I've been thinking a lot this week about the issue of moms who need to earn extra income.  This is the first time in a long while that I've been working for a "boss", although I'm still technically an independent contractor in my real estate work, which  gives me a certain amount of leeway.  Working for someone else makes everything so much more difficult when you have a household that needs somebody's full-time attention.

I read a good book a long time ago, (the title of which escapes me), which talked about women going through various stages in their lives.  For the majority of women, this looks something like:  young, unmarried, just out of college; young and married without children; 7 years (or so) of being married with small children,  then married with children in school, and eventually married with kids all grown up.  Of course, there are also single women at all phases,whose issues are somewhat different than the majority of homeschooling moms.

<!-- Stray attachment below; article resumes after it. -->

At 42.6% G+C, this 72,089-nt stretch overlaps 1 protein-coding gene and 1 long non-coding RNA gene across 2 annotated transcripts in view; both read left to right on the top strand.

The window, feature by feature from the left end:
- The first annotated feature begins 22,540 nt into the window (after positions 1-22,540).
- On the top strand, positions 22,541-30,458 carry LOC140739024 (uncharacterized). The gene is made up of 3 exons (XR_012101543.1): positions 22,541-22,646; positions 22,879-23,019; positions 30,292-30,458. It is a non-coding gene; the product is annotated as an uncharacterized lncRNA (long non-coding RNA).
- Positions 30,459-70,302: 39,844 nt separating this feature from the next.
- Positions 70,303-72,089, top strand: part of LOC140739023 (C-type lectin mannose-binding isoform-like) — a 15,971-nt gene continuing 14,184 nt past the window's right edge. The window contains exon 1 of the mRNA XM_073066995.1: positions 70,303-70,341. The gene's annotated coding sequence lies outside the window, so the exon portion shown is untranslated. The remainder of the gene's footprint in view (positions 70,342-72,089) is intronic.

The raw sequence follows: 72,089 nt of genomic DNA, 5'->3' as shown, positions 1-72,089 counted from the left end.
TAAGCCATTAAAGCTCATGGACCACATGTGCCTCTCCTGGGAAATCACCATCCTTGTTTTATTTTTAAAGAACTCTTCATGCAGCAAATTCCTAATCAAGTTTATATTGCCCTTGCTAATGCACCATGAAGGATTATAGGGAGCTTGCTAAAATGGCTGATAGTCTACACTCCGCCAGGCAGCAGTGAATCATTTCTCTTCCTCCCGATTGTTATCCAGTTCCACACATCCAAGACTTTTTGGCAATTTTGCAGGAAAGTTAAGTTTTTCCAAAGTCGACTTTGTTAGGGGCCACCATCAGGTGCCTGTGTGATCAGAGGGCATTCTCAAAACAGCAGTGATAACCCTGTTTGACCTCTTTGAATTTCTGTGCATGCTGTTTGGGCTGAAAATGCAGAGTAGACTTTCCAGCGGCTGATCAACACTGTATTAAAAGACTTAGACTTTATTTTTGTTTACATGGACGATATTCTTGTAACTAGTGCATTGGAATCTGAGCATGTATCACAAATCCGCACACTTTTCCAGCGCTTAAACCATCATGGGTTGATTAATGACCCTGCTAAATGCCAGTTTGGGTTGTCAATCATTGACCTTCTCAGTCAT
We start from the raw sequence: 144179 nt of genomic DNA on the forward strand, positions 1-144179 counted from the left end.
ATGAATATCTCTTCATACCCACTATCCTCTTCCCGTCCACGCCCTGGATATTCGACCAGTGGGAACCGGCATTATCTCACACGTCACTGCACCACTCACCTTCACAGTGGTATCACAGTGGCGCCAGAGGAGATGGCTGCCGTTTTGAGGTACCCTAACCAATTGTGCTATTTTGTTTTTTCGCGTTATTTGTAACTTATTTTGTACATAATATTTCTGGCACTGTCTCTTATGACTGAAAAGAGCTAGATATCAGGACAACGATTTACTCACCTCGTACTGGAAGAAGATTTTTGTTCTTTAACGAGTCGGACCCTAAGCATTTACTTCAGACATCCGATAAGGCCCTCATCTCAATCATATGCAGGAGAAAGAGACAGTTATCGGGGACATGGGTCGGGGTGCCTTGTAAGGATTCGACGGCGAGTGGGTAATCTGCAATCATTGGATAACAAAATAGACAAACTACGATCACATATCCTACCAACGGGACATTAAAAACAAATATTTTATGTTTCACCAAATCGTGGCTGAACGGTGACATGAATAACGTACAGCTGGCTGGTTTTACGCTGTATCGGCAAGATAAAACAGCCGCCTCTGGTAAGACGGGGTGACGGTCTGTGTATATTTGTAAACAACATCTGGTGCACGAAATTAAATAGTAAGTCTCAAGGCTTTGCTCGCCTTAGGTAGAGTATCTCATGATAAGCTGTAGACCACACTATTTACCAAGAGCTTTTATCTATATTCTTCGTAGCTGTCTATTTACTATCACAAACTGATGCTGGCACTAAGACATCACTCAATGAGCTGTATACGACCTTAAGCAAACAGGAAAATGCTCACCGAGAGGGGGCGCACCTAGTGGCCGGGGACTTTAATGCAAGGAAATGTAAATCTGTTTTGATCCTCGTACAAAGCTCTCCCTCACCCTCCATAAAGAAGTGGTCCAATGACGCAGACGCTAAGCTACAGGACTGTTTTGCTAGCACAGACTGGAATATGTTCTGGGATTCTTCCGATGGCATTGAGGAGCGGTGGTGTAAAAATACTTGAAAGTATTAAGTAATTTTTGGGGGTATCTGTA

The problem with homeschooling moms is that phase three, married with children, doesn't last just seven years for us....it lasts about a third of our lifetimes!  That makes it more important than ever for homeschooling moms to consider carefully whenever we are trying to earn an income.  I still believe that it is much, much better for moms to either not work at all when their kids are still needing them a lot, or to figure out some way to do it being their own boss....An outside employer throws a real wrench into your priorities when you still have kids at home that need you at odd hours.